When I was CEO of my previous NASDAQ-listed company, I remember a discussion with a Wall Street guru about predicting company performance and managing Street expectations. He told me that “long term is made up of a bunch of short terms.” This idea stuck with me because it draws the important relationship between long and short-term predictions. Even though the long-term future is often unpredictable, leaders must still “make a call” on what may happen utilizing the best information and the ideas and insights from their best people. That long range prediction doesn’t have to be right! It just has to be directionally right so that, as the future unfolds, we can incorporate the latest data, make adjustments and revise the prediction, making a new “call” incrementally.
Is there a “number one principle” that can help guide a company through the ups and downs of turbulent times?
At Allego, we have a list of company “Operating Principles.” The foundational principle is the requirement for every employee to “seek truth.” Many companies falter because they misunderstand their business reality. Being able to accurately assess reality, which is built on top of a collection of facts, requires a team that is committed to building strong skills to assess reality and to communicate these “truths” up and down the chain. Without this foundation, no matter how smart people are in the business, it may not matter because they may be solving the wrong problem and making the wrong decisions based on faulty information.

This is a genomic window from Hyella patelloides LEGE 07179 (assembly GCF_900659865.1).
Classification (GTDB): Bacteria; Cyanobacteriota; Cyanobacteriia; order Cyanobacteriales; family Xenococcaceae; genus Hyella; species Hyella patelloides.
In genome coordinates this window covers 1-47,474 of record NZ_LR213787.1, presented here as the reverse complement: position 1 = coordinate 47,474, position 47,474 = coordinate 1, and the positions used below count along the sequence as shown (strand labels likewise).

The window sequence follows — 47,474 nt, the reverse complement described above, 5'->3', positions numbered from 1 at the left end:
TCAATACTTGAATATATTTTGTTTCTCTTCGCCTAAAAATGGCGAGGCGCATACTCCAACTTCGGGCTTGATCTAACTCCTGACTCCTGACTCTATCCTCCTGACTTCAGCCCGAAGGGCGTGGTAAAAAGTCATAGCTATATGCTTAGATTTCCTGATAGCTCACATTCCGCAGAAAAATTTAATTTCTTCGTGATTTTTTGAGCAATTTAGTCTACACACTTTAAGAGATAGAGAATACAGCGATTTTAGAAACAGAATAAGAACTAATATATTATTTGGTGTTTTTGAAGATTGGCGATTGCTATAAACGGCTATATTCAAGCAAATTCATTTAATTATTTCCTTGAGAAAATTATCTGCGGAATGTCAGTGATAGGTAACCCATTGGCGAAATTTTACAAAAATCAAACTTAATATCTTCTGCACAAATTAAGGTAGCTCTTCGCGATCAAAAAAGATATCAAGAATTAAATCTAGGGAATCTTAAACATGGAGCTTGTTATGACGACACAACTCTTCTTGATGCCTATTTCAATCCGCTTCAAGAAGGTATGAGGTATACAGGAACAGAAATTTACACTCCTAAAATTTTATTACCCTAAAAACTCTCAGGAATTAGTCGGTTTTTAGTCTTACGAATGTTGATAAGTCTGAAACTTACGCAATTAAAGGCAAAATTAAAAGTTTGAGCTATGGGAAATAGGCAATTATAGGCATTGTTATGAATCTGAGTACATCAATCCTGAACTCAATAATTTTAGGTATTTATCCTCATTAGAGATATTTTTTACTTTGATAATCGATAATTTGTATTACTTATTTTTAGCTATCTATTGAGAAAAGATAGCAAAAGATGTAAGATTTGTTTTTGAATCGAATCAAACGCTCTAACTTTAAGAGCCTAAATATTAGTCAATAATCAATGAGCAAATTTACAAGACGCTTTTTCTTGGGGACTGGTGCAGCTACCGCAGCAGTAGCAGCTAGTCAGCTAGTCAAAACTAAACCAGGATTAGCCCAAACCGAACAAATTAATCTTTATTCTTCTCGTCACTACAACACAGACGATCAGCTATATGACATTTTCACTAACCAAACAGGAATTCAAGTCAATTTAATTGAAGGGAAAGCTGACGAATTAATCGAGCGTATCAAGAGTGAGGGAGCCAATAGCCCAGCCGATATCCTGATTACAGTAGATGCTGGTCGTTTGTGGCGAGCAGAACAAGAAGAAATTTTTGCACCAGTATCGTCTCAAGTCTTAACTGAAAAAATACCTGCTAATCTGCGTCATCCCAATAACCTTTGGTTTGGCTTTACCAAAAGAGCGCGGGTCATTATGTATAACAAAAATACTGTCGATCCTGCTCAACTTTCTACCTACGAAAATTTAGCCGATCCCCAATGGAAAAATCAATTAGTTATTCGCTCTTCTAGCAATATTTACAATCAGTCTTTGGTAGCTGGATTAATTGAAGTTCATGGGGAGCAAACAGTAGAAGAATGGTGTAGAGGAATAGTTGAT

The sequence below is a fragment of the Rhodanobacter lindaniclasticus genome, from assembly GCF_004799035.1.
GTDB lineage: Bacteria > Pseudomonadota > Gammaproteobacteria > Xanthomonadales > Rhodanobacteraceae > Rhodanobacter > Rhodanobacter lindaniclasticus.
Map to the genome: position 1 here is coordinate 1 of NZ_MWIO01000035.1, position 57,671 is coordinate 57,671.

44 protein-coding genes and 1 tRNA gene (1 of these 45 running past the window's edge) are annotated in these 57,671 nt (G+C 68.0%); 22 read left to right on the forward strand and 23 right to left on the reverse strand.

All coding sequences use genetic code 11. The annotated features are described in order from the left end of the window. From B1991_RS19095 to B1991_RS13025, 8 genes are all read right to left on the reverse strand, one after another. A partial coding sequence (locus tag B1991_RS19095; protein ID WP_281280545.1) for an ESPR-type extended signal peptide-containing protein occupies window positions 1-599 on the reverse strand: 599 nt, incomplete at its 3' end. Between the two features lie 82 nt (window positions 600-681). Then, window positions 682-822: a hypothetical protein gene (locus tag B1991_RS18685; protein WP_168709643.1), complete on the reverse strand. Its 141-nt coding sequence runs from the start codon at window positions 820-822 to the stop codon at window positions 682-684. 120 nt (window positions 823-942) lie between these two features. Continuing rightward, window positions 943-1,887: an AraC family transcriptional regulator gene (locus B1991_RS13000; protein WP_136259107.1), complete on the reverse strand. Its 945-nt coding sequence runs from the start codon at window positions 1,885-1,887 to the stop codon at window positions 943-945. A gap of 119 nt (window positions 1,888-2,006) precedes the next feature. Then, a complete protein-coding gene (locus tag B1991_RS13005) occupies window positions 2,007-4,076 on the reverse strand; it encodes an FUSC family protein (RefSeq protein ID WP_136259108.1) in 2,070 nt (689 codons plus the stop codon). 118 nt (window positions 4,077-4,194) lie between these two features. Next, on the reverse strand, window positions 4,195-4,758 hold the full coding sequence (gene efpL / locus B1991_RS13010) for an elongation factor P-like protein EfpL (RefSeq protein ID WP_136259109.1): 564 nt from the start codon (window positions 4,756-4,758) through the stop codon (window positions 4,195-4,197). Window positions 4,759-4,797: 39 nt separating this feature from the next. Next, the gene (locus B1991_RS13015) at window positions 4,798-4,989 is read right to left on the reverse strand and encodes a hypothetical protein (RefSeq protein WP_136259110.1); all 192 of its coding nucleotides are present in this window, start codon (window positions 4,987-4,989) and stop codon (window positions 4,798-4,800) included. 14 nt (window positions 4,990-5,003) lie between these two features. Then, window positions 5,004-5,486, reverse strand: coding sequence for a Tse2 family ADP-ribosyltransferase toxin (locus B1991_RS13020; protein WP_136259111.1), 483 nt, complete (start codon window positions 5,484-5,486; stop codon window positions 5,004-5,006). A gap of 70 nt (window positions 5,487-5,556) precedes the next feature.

Can you share 3 or 4 of the most common mistakes you have seen other businesses make during difficult times? What should one keep in mind to avoid that?
Being too slow to respond is probably the most common problem I’ve seen with respect to businesses in crisis. But this is only a symptom. Underneath, leading up to the crisis, there may be a variety of mistakes, such as (a) unwillingness to face the new reality, (b) a culture that lacks intellectual honesty, (c) unwillingness to admit mistakes were made before, (d) fortitude to take actions, etc. All of these are grounded on an organization’s unwillingness to assess truth and admit mistakes — so the right assessment and swift action can happen.
Generating new business, increasing your profits, or at least maintaining your financial stability can be challenging during good times, even more so during turbulent times. Can you share some of the strategies you use to keep forging ahead and not lose growth traction during a difficult economy?